posted by empath at 12:54 PM on December 14, 2012


I'm American and my wife is Peruvian and we've lived in both countries as a couple, so I can understand the issues here.

As for punctuality, you really need to just set and then enforce a time limit. If you're supposed to be meeting somewhere and you don't get a call or a text within 15 minutes, leave. Go wherever you're going by yourself or just go home. My wife and I talked and talked and talked about the issue but nothing worked like just walking out.

On the communication, I wasn't clear if the desire for harmony/not openly discussing is an issue only around the relationship with his family or if it's a broader one. If it's a broader issue, I'd say that you're probably going to need to do the heavy lifting on this one. Even the most indirect speaker still can and does make themselves clear--they just use more non-verbal cues, evasions, etc--the message is there, it's just not so obvious and you'll have to work on decoding it some. It's annoying and inefficient from our standpoint but I consider it just one of the adjustments to splitting your life with someone. I do my best to at least think before I speak and try to phrase things in a softer manner--I don't always succeed but I try. And my wife has to deal with that Keep in mind that from his perspective a lot of what you consider open honest communication is like someone punctuating every comment with obscenities--sure it makes your feelings clear, but there are more appropriate ways.

As for family, I know where you're coming from--we had similar issues with extended family and in-laws although to a lesser degree. In practical terms, I just didn't go with my wife to all the family stuff. I did some, she did more, and then we had clear time for just us. My wife did a great job of convincing her family it was nothing personal against them, just cultural and they were very understanding. I'd start with that. Just bow out gracefully of some--not all--of the in-law stuff.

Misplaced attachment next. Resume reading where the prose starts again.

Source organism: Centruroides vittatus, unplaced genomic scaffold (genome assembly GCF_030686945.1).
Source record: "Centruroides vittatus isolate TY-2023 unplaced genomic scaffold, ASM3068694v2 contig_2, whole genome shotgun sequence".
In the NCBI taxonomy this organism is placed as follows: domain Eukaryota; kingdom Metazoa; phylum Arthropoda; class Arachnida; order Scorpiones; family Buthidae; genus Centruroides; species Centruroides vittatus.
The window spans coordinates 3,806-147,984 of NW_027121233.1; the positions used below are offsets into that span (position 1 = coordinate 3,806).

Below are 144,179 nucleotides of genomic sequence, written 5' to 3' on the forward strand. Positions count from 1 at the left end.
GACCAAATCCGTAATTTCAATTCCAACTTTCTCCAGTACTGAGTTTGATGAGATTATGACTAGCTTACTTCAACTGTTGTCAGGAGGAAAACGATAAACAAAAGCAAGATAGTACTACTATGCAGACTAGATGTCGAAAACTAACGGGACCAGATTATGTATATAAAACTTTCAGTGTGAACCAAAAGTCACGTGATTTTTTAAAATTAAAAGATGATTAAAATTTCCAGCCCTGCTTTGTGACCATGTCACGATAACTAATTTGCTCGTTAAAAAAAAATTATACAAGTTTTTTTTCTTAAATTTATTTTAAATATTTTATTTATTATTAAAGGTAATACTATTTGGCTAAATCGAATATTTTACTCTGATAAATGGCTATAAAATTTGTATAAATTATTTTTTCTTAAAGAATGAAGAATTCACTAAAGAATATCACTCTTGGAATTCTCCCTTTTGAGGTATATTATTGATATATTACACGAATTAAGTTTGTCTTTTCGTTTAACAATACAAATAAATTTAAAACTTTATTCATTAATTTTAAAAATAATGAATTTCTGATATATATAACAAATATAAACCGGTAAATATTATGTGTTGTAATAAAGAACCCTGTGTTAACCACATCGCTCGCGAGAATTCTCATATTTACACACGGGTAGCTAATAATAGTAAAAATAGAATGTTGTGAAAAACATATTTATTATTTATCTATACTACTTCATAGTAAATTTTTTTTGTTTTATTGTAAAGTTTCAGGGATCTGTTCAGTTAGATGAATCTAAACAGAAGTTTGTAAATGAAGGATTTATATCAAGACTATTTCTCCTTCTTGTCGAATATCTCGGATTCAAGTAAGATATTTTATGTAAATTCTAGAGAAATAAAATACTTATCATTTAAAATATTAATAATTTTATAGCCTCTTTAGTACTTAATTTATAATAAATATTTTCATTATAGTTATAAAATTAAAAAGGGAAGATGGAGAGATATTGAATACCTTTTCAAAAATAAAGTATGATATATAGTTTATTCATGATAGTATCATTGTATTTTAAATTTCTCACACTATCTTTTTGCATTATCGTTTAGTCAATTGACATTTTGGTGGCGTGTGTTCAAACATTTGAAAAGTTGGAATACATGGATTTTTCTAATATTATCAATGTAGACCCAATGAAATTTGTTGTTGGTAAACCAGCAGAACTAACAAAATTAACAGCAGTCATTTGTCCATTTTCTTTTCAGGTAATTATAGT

Honestly, I've always found the latin american cultural focus on family to be awesome. Sure it can be a pain but I love the laughter, the sense of belonging, the sense of community...it's great. And seeing our kids running around with 15 cousins in Peru is awesome. I don't mean to criticize your perspective, I just don't have any techniques beyond the above to deal with it since it never had a negative connotation for me.
posted by limagringo at 1:09 PM on December 14, 2012 [1 favorite]


An additional thought: You mentioned that your comments to him result in fights. Are you both speaking the same language at roughly the same skill level? If one of you doesn't have advanced skills in the language, frustration and misunderstanding become very likely, quickly ramping up the emotional temperature.

In my case, we spoke Spanish, and I worked with my tutor to get to a point where I could speak with at least some of the culturally required subtlety. We also repeated things to each other to make sure we understood.

Another friend of mine is in a Spanish-Portuguese relationship, and they've chosen to use a third language (English) for their important discussions. It puts them on an even footing linguistically and carries less emotional charge than speaking a native language.
posted by ceiba at 1:11 PM on December 14, 2012